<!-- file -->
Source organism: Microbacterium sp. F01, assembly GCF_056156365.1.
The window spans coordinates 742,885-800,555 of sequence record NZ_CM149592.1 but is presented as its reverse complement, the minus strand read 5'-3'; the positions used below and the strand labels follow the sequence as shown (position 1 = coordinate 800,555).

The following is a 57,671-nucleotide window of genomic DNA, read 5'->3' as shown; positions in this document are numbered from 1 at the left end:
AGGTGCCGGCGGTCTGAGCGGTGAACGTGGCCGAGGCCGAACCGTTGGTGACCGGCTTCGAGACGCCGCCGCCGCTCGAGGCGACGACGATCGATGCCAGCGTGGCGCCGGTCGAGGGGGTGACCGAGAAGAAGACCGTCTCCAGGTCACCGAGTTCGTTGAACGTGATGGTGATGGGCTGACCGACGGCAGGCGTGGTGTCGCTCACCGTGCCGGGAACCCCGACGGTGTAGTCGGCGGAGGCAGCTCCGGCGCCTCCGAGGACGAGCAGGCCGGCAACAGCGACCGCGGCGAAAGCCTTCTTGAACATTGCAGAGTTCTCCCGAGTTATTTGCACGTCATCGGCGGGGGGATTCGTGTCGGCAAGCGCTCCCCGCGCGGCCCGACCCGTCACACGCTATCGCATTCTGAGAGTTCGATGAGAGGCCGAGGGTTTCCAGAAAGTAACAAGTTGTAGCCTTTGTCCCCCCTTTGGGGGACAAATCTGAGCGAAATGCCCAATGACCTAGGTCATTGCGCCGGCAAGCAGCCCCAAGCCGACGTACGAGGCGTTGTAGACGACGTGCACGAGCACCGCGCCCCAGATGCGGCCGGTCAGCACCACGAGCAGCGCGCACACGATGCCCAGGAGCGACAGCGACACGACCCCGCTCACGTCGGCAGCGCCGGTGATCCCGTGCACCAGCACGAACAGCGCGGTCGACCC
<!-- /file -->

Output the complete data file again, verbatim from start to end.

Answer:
Source organism: Microbacterium sp. F01, assembly GCF_056156365.1.
The window spans coordinates 742,885-800,555 of sequence record NZ_CM149592.1 but is presented as its reverse complement, the minus strand read 5'-3'; the positions used below and the strand labels follow the sequence as shown (position 1 = coordinate 800,555).

The following is a 57,671-nucleotide window of genomic DNA, read 5'->3' as shown; positions in this document are numbered from 1 at the left end:
AGGTGCCGGCGGTCTGAGCGGTGAACGTGGCCGAGGCCGAACCGTTGGTGACCGGCTTCGAGACGCCGCCGCCGCTCGAGGCGACGACGATCGATGCCAGCGTGGCGCCGGTCGAGGGGGTGACCGAGAAGAAGACCGTCTCCAGGTCACCGAGTTCGTTGAACGTGATGGTGATGGGCTGACCGACGGCAGGCGTGGTGTCGCTCACCGTGCCGGGAACCCCGACGGTGTAGTCGGCGGAGGCAGCTCCGGCGCCTCCGAGGACGAGCAGGCCGGCAACAGCGACCGCGGCGAAAGCCTTCTTGAACATTGCAGAGTTCTCCCGAGTTATTTGCACGTCATCGGCGGGGGGATTCGTGTCGGCAAGCGCTCCCCGCGCGGCCCGACCCGTCACACGCTATCGCATTCTGAGAGTTCGATGAGAGGCCGAGGGTTTCCAGAAAGTAACAAGTTGTAGCCTTTGTCCCCCCTTTGGGGGACAAATCTGAGCGAAATGCCCAATGACCTAGGTCATTGCGCCGGCAAGCAGCCCCAAGCCGACGTACGAGGCGTTGTAGACGACGTGCACGAGCACCGCGCCCCAGATGCGGCCGGTCAGCACCACGAGCAGCGCGCACACGATGCCCAGGAGCGACAGCGACACGACCCCGCTCACGTCGGCAGCGCCGGTGATCCCGTGCACCAGCACGAACAGCGCGGTCGACCC